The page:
The formations of RC2 and RCW2 are highly exergonic, with Gibbs free energy changes at 298 K of −14.7 and −12.4 kcal mol−1, respectively. These values, with corresponding electronic energies and enthalpies, are shown in Table 1. These Gibbs free energy changes for the formation of RC2 and RCW2 are about 19 kcal mol−1 lower than those of RC1 and RCW1 at similar conditions, indicating the higher stability of RC2 and RCW2 and the highly favorable switching reaction at ambient conditions. SO2 oxidation can readily occur within the O2 ⋯ O2S– ⋯ (H2O)0−1 cluster and lead to formation. In principle, to form the products of Reaction (R3), the O3 atom of the O3 moiety in O2 ⋯ O2S– ⋯ (H2O)0−1 is transferred through transition state configurations, to SO2 and forms followed by the ejection of the O2 molecule. The transition states are denoted TS2 and TSW2 for the unhydrated and monohydrated systems, respectively, and their structures are presented in Fig. 1. While RC2 and RCW2 are formed with similar Gibbs free energies within 2 kcal mol−1 difference, the formation Gibbs free energies of their transition states at similar conditions greatly differ. TS2 is located at 10 kcal mol−1 Gibbs free energy above RC2, while TSW2 is located at −4 kcal mol−1 below RCW2. It is speculated that the low energy barrier in the monohydrated reaction is the result of a strong stabilization of the transition state due to hydration, with the S–O3 bonds in RCW2 and TSW2 shorter by ∼0.03 Å than in RC2 and TS2. Another reason for this substantial drop in the energy barrier is the difference in the electronic configurations of the two outer oxygen atoms of the O3 moiety in the two transition states that form O2 with different multiplicities in the products.
Based on the TS2 energy, the unimolecular decomposition of O2 ⋯ O2S– at 298 K in the absence of water was found to occur at a rate constant of 3.1×105 s−1, corresponding to an atmospheric lifetime of 3.3 µs. Both this short lifetime and the negative energy barrier of the monohydrated reaction indicate that O2 ⋯ O2S– would not live long enough to experience collisions with other atmospheric oxidants. It should be noted that few to no collisions with nitrogen can, however, be achieved. It follows that the most likely outcome of O2 ⋯ O2S– is decomposition to the products of Reaction (R3), which are formed with about −46 kcal mol−1 overall Gibbs free energy at 298 K. The net reaction is an -initiated SO2 oxidation to by O3.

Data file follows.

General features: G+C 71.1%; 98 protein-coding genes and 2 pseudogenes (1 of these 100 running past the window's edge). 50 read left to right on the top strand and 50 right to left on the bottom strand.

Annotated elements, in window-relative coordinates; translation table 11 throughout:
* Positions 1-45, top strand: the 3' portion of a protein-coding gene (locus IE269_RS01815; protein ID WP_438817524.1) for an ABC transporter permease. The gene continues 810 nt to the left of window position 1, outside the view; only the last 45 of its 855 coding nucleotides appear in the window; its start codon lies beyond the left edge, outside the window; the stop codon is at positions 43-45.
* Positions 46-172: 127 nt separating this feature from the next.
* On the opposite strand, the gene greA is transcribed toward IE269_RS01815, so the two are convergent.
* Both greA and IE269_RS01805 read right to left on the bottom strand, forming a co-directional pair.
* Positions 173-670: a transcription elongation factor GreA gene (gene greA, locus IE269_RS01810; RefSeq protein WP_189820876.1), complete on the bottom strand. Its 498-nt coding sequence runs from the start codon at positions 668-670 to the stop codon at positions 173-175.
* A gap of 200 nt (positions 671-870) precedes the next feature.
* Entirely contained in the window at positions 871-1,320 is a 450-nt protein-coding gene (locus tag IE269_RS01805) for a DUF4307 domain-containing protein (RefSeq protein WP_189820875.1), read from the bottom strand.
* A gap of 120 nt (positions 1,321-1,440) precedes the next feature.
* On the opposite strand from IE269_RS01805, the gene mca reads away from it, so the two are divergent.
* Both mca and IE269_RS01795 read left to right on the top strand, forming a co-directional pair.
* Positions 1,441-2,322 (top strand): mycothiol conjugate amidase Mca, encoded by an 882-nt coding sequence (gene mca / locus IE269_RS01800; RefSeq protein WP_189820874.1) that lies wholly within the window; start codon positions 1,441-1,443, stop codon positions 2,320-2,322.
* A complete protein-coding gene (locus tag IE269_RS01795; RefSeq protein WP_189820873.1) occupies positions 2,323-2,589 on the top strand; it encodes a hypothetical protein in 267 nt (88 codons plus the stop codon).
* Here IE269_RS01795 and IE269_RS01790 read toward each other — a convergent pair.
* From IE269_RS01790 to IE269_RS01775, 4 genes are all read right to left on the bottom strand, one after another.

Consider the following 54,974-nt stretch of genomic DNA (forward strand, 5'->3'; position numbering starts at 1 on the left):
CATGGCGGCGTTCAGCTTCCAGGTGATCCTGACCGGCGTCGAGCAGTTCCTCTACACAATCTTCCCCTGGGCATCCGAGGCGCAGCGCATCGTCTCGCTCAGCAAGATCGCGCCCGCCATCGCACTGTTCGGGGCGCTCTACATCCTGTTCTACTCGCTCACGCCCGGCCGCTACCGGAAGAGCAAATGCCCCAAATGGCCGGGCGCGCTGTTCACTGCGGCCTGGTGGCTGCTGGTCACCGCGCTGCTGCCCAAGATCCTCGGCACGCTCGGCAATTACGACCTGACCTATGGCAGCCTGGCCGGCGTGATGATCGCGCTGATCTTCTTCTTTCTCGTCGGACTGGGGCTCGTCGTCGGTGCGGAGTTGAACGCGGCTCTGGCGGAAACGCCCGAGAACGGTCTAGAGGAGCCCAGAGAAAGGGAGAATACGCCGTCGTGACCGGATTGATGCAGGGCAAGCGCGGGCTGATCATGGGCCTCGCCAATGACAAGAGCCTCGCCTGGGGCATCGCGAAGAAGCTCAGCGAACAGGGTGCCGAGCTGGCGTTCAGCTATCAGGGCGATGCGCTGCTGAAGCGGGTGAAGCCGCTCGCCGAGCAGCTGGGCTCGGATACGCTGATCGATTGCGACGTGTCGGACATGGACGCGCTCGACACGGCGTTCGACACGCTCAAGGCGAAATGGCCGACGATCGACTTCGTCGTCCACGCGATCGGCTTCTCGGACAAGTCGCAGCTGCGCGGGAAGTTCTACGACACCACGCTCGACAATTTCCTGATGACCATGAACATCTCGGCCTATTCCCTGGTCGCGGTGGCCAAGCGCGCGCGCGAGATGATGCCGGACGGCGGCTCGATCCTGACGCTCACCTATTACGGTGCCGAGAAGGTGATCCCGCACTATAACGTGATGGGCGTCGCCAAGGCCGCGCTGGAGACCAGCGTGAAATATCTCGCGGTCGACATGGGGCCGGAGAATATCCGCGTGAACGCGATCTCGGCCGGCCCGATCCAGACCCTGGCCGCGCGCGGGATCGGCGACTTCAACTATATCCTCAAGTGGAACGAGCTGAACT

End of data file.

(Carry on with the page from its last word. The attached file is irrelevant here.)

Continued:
The spin contamination for electronic states in Reaction (R3) is quite significant, being 1.0122, 1.4666, and 2.0374 for the pre-reactive complex, transition state, and product, respectively, and is almost insensitive to the presence of water. The actual values of the expectation values of the operator for all electronic states obtained from our calculations are given in the Supplement, along with their Cartesian coordinates. The high values of spin contamination likely reflect the formation of O2 with different multiplicities within the system. As the charge analysis indicates, starting with singlet O2 in the pre-reactive complexes of Reaction (R3), both singlet and triplet O2 are formed in the final products.
The overall rate constants of Reaction (R3), determined at 298 K using Eq. (3), are and cm3 molecule−1 s−1 for the unhydrated and monohydrated reactions, respectively. The values of the different components (kout and kin) of these rate constants are listed in Table S1 of the Supplement. It is observed from Table S1 that the inner transition state provides the dominant bottleneck to the rate constant of the unhydrated reaction, whereas the outer transition state provides the dominant bottleneck to the rate constant of the monohydrated reaction.
The effective effect of water on the rate constant can be evaluated by taking into account the stability of O2SOO− ⋯ H2O (which is formed at the entrance channel of the reaction in the presence of water before colliding with O3) and the equilibrium vapor pressure of water. Starting from the definition of the reaction rate for the hydrated reaction,
where k(R3w) is the overall rate constant for the hydrated reaction, determined using Eq. (3), and is the effective reaction rate constant calculated as . Keq is the equilibrium constant for the O2SOO− + H2O ↔ O2SOO− ⋯ H2O reaction and the actual water vapor pressure. Details on the determination of Keq and are given in the Supplement.
At 298 K and 50 % relative humidity, the effective rate constant of the monohydrated reaction is cm3 molecule−1 s−1, 4 orders of magnitude higher than the rate constant of the unhydrated reaction. Therefore, water plays a catalytic role in the kinetics of Reaction (R3). The net rate constant of Reaction (R3) can be obtained by weighing the rate constants of the unhydrated and monohydrated reactions to corresponding equilibrium concentrations of O2 ⋯ O2S– hydrates. Using the law of mass action, we find that O2 ⋯ O2S–O mostly exists as a dry species, constituting 77 % of the total population, whereas the monohydrated species forms 23 % of the total population. The net rate constant of Reaction (R3) is then determined to be cm3 molecule−1 s−1 at 298 K.